By: Kamal Badreshany, University of Durham
When you walk across almost any Near Eastern tell pottery sherds are likely to crunch under your feet. The enormous amount of pottery found on archaeological sites in the Near East is the result of two factors. First is the rapid spread of pottery technology throughout the Near East after its introduction some time around 7000 BC. Second is the inorganic composition of pottery. Since pottery containers are not made of organic materials, such as wood or reeds, they survive over long periods of time and in a wide variety of climates without decomposing or significantly altering. Ceramics are therefore an incredibly important resource for archaeologists trying to gain a better understanding of ancient societies.
Ceramics are best known as one of the fundamental tools for establishing chronology but they have also been used by Near Eastern archaeologists, sometimes controversially, to make a variety of social, cultural, and economic inferences about ancient peoples. This is akin to trying to reconstruct a modern person’s social, ethnic, or national identity using items commonly found in their kitchen like mugs, dishes, Tupperware, or other items used for the preparation, consumption, and storage of food.
How do archaeologist extract important social and economic information from these quotidian objects and what are the limitations regarding what they reveal about ancient peoples?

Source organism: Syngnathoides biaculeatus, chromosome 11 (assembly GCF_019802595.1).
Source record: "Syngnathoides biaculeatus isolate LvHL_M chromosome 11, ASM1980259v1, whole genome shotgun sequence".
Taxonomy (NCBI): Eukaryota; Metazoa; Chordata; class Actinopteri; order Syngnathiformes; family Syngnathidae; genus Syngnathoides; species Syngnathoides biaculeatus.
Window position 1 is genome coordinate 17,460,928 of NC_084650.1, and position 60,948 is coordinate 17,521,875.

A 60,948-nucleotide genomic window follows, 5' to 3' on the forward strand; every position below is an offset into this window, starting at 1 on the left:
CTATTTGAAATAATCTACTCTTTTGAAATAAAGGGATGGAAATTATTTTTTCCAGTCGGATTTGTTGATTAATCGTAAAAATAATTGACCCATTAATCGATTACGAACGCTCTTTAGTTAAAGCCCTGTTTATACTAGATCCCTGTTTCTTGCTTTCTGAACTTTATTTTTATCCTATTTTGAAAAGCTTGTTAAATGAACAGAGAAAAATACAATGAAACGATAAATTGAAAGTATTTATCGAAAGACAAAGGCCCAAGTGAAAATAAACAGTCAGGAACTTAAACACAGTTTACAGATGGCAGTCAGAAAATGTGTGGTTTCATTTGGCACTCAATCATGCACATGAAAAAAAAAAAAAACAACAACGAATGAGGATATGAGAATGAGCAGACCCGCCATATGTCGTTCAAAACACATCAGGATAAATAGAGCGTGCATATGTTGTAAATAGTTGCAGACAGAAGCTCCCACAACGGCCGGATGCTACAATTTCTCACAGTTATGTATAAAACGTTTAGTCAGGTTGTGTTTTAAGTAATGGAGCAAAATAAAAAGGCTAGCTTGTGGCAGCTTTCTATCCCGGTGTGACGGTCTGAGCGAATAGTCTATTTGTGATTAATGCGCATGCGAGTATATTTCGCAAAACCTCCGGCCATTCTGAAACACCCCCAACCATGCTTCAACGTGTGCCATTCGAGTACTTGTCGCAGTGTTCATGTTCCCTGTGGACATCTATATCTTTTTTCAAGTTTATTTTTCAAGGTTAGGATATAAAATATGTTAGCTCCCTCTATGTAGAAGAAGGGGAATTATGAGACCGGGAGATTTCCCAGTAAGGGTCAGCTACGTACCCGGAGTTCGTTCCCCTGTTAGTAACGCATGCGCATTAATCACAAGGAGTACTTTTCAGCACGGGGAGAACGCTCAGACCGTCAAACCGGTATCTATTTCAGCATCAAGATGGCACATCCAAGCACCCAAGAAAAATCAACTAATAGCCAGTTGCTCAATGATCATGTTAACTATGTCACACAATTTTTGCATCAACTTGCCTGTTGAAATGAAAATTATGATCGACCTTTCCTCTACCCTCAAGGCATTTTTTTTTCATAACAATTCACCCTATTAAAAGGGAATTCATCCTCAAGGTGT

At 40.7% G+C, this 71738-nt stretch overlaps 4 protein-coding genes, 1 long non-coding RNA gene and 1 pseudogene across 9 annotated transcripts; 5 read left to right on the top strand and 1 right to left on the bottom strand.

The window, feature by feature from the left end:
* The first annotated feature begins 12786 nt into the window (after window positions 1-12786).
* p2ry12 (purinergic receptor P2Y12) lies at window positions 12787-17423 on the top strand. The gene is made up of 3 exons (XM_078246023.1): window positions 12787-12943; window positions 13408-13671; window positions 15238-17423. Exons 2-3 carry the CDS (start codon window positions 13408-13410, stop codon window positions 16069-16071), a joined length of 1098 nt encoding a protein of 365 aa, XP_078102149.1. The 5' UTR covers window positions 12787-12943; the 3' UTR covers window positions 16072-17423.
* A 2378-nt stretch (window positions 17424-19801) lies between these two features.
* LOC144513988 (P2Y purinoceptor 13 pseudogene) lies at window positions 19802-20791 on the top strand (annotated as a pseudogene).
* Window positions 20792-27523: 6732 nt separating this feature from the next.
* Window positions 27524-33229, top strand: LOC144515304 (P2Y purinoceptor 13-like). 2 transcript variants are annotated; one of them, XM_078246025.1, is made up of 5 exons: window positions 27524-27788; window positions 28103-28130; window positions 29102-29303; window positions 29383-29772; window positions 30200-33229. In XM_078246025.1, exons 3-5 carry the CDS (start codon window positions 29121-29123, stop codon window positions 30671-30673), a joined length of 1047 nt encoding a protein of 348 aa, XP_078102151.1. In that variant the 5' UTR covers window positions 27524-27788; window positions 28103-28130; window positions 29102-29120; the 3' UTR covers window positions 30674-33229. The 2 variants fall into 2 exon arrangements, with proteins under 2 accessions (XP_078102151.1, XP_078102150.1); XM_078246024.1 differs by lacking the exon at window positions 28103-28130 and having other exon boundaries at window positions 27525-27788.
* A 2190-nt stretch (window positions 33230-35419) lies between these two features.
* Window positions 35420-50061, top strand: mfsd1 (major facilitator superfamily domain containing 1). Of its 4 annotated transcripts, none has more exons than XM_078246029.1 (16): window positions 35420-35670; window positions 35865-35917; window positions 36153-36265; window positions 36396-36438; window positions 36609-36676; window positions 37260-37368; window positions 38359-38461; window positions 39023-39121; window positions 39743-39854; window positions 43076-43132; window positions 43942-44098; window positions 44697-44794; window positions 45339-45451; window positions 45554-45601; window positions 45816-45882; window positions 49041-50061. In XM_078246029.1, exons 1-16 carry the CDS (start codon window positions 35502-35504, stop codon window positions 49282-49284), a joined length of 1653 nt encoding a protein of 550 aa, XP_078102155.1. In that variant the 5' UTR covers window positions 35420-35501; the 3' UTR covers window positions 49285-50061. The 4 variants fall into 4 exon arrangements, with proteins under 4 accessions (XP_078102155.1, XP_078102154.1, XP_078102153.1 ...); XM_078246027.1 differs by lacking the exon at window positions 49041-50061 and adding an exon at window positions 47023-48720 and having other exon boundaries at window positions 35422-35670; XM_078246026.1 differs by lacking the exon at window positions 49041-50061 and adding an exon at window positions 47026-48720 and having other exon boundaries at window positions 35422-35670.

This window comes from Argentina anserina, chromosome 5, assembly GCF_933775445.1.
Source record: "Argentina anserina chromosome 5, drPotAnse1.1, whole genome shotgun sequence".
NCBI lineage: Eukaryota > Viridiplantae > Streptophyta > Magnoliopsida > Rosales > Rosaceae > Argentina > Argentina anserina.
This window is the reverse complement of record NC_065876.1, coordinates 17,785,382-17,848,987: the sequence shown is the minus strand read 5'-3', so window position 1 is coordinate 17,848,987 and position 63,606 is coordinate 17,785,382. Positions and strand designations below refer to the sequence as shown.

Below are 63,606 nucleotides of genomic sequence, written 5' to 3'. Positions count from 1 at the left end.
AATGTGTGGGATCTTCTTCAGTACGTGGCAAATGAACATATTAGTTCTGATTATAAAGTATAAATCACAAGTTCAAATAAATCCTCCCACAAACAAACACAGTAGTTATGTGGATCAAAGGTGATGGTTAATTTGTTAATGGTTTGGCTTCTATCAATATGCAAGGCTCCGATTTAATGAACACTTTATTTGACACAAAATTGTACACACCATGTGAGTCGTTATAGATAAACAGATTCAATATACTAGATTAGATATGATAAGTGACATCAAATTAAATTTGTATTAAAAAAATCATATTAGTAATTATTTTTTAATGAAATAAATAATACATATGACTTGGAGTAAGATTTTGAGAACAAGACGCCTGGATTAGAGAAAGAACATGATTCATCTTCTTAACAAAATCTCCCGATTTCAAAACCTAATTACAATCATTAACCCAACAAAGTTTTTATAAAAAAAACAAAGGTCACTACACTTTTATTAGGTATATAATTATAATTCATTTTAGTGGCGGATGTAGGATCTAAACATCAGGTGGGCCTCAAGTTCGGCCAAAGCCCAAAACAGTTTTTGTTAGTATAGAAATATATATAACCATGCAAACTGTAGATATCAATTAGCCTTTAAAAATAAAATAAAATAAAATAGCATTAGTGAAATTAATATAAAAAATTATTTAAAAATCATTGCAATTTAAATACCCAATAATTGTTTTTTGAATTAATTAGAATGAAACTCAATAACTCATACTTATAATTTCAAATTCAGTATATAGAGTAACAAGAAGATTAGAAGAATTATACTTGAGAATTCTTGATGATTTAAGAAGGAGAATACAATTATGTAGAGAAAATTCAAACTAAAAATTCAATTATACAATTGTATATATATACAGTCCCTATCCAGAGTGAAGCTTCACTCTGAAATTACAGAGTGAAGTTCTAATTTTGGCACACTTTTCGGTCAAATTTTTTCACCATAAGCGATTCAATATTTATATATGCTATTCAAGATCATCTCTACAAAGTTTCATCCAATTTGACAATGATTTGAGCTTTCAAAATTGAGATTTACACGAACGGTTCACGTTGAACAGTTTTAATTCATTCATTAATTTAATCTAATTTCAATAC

Analyses begin in the visible world. For one thing archaeologists examine the different attributes of a ceramic objects to better understand what they were used for. The presence of a spout, for example, means pouring and can indicate a vessel was used for storing or consuming liquids. Burning or traces of soot on the outer surface of a vessel commonly indicate cooking pots or lamps. The analysis of the macroscopic features can even inform about belief or artistic influences. Fine craftsmanship, symbolism, or complicated production techniques may identify some vessels as high status or important ritual objects.
One of the main goals of ceramic analysis is to better understand ancient societies by recreating activities that took place in rooms and buildings found during excavations and how these change over time. The distribution of vessels used for cooking, eating and drinking, storage and other tasks may tell archaeologists about the organization of those activities.